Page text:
The Secure URL label HTTPS will no longer be seen on Google Chrome by September of this year. Google believes that secure websites should be the norm and as such, do not need any more labels.
The news was confirmed on May 17 by Google Chrome Security Product Manager Emily Schecter on the company’s official blog. According to Schecter, users of Chrome version 69 will no longer see the green “Secure” label and lock icon beside HTTPS secure websites starting in September. Meanwhile, sites without HTTPS certificates will trigger a “Not Secure” label on Chrome 70 by October.
— Let’s Encrypt (@letsencrypt) May 21, 2018
Schecter also explained that the move is because of the company’s belief that users understand that the web is a relatively safe place. HTTPS should be what all websites aim for and should be the default status. Therefore, it would be better if search engines give a warning about the few potentially dangerous sites rather than label the majority of websites as safe.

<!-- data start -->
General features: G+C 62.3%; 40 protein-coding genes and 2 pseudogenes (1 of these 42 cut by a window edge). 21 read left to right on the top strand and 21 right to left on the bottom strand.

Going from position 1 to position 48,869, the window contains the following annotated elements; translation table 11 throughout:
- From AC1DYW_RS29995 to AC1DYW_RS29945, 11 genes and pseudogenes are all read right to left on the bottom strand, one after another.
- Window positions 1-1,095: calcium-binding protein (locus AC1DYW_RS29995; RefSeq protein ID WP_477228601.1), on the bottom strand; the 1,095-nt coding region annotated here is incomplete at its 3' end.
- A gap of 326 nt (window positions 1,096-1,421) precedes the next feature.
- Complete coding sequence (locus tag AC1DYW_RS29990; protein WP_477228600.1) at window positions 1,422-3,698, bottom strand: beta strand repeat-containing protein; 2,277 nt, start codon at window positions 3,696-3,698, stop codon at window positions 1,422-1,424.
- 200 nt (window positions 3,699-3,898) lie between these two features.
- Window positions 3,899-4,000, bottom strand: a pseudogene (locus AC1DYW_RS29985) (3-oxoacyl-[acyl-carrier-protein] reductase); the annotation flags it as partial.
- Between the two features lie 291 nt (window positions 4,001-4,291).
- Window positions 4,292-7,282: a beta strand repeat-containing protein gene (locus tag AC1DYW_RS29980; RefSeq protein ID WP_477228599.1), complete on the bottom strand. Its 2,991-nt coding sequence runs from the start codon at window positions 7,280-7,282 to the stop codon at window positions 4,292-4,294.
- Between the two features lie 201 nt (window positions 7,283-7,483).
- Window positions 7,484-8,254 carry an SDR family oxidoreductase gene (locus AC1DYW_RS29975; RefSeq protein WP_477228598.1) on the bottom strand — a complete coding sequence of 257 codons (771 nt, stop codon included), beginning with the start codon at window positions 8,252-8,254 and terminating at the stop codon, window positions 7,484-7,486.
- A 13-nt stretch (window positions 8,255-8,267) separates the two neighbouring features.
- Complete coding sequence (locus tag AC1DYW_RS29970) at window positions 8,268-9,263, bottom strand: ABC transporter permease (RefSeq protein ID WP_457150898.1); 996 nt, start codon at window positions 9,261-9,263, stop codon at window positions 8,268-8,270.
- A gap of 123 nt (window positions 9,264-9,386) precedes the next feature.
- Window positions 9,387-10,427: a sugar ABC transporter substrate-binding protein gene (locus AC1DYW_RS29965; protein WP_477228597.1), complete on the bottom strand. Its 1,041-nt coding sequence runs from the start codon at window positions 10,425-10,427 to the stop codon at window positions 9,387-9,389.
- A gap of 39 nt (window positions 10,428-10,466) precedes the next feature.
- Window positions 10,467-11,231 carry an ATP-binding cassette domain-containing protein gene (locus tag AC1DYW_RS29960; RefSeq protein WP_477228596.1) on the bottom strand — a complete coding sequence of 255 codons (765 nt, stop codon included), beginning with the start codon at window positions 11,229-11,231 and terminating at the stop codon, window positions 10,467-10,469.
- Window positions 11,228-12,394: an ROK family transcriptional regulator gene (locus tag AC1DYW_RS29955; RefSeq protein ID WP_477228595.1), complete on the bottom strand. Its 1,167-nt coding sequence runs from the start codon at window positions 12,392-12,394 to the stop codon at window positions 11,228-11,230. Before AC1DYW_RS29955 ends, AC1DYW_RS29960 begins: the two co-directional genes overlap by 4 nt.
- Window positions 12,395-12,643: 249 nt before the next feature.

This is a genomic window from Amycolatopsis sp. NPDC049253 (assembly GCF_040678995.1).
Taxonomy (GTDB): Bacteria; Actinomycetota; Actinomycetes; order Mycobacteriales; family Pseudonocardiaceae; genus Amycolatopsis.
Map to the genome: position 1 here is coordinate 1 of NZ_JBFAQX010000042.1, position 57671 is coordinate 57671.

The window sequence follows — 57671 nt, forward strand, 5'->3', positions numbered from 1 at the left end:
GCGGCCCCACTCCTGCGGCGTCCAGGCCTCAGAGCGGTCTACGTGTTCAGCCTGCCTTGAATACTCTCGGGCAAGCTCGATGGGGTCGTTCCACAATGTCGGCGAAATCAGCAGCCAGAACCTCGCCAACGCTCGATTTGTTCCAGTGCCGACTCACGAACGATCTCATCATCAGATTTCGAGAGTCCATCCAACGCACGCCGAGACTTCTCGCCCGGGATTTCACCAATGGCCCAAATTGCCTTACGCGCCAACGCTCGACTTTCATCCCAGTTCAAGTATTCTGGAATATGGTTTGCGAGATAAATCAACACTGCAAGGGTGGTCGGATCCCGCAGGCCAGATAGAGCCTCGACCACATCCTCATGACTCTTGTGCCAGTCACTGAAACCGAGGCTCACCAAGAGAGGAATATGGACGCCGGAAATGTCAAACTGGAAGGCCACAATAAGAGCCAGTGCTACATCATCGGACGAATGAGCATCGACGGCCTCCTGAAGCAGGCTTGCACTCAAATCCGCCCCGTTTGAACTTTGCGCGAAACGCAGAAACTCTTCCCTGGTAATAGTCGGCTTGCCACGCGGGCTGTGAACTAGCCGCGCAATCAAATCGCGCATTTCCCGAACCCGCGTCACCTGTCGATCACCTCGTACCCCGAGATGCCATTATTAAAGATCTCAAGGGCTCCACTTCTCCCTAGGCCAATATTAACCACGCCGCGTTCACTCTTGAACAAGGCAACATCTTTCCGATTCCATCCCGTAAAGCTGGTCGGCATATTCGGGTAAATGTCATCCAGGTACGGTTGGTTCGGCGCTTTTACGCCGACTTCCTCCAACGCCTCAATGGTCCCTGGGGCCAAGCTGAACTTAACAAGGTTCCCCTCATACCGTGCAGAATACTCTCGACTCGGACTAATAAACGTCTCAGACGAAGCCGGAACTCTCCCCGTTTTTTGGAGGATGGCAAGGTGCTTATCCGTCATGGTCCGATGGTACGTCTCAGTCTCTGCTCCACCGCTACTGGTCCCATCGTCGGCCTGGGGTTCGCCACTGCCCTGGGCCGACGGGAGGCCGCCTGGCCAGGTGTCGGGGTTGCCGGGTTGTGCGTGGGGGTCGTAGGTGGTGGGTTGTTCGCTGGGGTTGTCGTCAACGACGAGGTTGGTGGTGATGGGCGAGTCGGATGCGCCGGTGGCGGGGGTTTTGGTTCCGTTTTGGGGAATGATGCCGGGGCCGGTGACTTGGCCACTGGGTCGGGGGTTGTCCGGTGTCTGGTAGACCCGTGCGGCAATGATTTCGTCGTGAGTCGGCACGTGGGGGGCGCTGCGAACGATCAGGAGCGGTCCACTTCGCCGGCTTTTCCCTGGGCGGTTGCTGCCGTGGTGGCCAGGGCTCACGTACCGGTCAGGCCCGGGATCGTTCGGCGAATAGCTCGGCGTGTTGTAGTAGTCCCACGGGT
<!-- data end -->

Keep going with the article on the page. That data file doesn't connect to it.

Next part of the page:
To those who are still confused over HTTP and HTTPS, the latter is a more secure version of the former. The “S” at the end of the acronym actually stands for “Secure.” The program makes it a safer communication protocol for websites, thereby making it more difficult for malicious individuals to hack sites and snoop in data packets.
Chrome’s move to do away with “Secure” labels and focus on red warning icons mean that site owners should be taking steps to secure their websites. It’s clear that the previous belief that only eCommerce sites would need to secure an SSL certificate no longer holds true.
Every website will be affected by Google’s decision and a prominent warning icon attached to your site could have a detrimental effect on your business. Visitors and potential customers will be scared away, thus raising bounce metrics and possibly hurting your reputation.
[Featured image via Pixabay]